This is usually determined by measuring (actually estimating) blood alcohol concentration (BAC). A reading of 0.08% or higher is illegal. For those under age 21, the prohibition is 0.02% or higher. However, the state may prosecute without any direct evidence of a driver’s BAC. It only needs to show that a person’s ability to drive suffers from impairment.

Ignition Interlock Device

An ignition interlock device (IID) prevents a vehicle from starting if the driver has a BAC of 0.025% or higher. The state requires an IID before restoring the license. After restoration, the IID must remain for at least the length of time shown. In addition, the driver must pay all costs for installation, maintenance, and monitoring. And they are high.

First Conviction

  • Jail for two days to six months.
  • Fines of $500 to $1,000.
  • License suspension for one year.
  • IID for six months. (One year for drivers under 21.)

Second Conviction within Ten Years

  • Jail for 120 days to two years.
  • Fines of $1,000 to $4,000.
  • License suspension for one year.
  • IID for one year. (Two years for drivers under 21.)

Third Conviction within Ten Years

  • Prison for one to three years.
  • Fines of $2,000 to $8,000.
  • License revoked for life.

Driver Rights

All drivers enjoy a U.S. Constitutional right to decline submitting to a chemical BAC test. However, the state punishes those who use their right. The first time drivers use their right, it suspends their license for six months. The second occasion, it’s suspension for one year. A third use of their right triggers a suspension for three years.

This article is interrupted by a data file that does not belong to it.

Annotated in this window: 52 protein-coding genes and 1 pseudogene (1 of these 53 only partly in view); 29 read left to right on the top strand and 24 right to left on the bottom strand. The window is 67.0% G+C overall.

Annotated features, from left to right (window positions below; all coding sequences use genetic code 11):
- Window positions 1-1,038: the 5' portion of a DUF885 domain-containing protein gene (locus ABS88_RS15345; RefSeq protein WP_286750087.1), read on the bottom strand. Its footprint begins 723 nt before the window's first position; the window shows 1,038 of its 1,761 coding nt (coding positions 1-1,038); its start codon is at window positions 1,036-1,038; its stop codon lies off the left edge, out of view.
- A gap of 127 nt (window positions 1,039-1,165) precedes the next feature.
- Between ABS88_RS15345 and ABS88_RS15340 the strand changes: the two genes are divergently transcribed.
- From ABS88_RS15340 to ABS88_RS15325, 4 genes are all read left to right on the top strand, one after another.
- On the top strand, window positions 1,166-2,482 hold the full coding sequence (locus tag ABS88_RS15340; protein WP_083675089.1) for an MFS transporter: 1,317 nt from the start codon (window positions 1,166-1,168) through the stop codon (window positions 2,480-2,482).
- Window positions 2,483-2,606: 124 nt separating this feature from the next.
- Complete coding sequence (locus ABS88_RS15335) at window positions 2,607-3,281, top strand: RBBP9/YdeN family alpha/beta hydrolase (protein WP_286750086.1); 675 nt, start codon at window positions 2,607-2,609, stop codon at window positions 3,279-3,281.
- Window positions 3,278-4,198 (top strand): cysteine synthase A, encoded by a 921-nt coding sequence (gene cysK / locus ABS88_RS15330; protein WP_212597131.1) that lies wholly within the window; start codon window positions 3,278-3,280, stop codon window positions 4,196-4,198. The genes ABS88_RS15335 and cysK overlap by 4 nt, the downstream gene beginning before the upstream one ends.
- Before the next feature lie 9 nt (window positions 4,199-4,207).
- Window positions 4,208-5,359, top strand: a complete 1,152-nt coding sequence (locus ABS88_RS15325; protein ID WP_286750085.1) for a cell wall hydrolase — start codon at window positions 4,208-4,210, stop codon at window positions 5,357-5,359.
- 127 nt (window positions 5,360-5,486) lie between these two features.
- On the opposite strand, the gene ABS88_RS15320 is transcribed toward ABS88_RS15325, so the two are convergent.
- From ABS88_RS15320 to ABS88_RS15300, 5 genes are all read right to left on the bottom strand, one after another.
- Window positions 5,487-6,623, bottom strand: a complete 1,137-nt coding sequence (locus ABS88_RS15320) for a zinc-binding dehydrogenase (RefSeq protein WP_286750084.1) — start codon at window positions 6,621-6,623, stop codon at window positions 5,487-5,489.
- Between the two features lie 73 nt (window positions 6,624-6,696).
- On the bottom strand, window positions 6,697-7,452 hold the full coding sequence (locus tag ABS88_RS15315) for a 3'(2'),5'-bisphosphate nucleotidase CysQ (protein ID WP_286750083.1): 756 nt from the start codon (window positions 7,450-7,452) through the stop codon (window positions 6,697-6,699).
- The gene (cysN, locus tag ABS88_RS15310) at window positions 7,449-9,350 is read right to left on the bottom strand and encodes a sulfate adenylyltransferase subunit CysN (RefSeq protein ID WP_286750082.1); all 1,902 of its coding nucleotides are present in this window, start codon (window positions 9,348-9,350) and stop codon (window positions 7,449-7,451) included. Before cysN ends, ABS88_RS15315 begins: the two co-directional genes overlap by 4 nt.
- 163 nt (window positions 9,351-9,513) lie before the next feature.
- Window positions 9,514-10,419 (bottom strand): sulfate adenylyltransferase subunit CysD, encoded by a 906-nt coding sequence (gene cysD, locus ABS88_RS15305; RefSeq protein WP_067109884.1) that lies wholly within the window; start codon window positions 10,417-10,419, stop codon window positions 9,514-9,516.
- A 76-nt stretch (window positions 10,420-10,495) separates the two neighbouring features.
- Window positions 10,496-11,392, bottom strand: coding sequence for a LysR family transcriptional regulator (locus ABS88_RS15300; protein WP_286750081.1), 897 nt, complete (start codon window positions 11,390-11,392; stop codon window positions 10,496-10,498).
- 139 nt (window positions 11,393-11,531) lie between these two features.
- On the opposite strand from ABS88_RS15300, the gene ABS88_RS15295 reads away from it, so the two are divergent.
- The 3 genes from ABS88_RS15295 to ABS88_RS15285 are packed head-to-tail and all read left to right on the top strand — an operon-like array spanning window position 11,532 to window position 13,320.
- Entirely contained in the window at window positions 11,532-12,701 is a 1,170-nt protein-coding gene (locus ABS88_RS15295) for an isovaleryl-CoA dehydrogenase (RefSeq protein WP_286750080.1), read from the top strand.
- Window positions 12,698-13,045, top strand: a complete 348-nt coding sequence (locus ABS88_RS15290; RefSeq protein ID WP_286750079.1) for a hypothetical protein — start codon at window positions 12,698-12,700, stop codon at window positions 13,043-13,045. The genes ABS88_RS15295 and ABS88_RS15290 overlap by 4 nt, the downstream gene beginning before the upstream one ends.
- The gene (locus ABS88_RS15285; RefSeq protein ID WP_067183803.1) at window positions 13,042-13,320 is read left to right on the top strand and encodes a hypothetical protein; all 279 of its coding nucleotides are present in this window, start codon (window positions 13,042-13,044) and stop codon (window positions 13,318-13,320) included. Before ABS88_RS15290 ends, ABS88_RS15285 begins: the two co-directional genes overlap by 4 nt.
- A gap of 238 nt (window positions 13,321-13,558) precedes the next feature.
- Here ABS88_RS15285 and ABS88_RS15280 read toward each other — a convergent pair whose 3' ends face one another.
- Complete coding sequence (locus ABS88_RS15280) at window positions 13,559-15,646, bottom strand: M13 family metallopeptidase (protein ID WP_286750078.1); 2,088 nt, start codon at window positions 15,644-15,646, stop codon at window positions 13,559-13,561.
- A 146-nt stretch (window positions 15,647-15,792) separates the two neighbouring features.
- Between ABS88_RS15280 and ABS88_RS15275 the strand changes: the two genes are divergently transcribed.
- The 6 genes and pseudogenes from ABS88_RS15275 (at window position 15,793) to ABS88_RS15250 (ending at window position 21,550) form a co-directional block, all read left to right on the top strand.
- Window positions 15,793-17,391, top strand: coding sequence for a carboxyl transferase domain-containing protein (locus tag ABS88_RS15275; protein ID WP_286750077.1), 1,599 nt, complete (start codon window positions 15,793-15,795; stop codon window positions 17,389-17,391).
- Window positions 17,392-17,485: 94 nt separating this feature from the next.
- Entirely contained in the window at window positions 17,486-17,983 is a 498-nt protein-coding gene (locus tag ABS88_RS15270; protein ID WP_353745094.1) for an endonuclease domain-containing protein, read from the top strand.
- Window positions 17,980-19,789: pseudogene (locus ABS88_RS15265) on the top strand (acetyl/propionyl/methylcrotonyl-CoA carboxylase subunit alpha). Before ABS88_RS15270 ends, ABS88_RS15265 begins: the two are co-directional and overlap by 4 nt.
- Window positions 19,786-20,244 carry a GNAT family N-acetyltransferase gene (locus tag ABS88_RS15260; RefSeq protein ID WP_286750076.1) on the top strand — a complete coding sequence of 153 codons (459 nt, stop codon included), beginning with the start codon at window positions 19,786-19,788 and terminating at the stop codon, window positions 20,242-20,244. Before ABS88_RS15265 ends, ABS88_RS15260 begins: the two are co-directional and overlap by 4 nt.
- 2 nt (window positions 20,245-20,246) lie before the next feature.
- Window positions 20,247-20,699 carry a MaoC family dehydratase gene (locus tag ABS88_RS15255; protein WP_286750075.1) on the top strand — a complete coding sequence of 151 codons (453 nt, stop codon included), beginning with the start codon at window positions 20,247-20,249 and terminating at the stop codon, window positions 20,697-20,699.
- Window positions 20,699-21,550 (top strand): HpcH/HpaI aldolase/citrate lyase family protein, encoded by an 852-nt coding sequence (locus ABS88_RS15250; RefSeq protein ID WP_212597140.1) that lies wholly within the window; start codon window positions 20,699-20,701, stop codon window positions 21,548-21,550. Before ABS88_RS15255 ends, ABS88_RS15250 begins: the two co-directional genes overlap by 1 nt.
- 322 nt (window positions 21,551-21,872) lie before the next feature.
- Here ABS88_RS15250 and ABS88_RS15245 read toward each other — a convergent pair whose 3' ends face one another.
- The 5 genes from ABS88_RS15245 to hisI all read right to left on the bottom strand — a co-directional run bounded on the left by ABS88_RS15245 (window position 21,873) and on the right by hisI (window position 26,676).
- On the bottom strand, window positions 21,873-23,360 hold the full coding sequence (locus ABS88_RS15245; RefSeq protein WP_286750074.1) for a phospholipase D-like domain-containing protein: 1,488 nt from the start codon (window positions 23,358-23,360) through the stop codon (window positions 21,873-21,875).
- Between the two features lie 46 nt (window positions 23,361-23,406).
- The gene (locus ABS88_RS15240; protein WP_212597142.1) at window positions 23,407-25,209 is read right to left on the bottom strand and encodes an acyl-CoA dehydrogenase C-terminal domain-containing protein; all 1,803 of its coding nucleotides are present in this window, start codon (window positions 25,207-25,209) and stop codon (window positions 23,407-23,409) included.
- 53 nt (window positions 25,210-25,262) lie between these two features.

connecticut alcohol lawsHowever, the state does not impose a penalty for not submitting to a field sobriety test. These are notoriously subjective and very inaccurate. In fact, about one-third of completely sober people fail field sobriety tests. That is, about one of every three people with a zero BAC (0.00%) fail them.

Understandably, lawyers strongly advise drivers never take them. They say to politely refuse. And to do so as many times as necessary. Police learn convincing ways to pressure drivers into submitting. They often falsely insist that the law requires it. Actually, no law requires it. They may say that it can prove the driver’s innocence. But police don’t think that passing the test proves sobriety. So passing doesn’t help the driver.

While investigating, police can legally lie. So don’t be a sucker!

Learn much more at Never Take a Field Sobriety Test Say DUI Lawyers.

Boating and Alcohol

connecticut alcohol lawsConnecticut alcohol laws prohibit boating under the influence (BUI). That is, operating a boat or personal watercraft under the influence of alcohol and/or any drug. The prohibition includes riding water skis, wakeboard, or similar devices.

Boaters age 21 or older are under the influence if they have a BAC of 0.08% or higher. For boaters under 21, it’s 0.02% or above.

The penalties for a first conviction may be these.

  • Required jail for 48 hours to six months.
  • A fine of $500 to $1,000.
  • Boating license suspension for one year.
  • Probation with community service of 100 hours.

The penalties for a second conviction within 10 years may be these.

  • Required jail for 120 days to two years.
  • A fine of $1,000 to $4,000.
  • Boating license suspension for three years.
  • Probation with community service of 100 hours.

The penalty for a third or later conviction within ten years may be these.

  • Required prison for one to three years.
  • A fine of $2,000 to $8,000.
  • Boating license suspension for life.
  • Probation with community service of 100 hours.

The penalties for using the right not to submit to a chemical BAC test are more severe than failing it.

III. Resources on Connecticut Alcohol Laws

IV. Get Good Advice about Drinking Laws in Connecticut

Connecticut alcohol laws can be hard to understand. The same is true elsewhere. Laws can change. Their interpretation can change. They can conflict. It takes legal training to understand them.

Never rely on this site. Nor on any other site. And never rely on family or friends. Nor on neighbors or co-workers. Their advice and beliefs are worth what they cost. Which is nothing.

Get advice about Connecticut alcohol laws from an expert. That’s a lawyer holding a license in the the state.

It’s also a good idea to select a lawyer who practices in the locality of concern.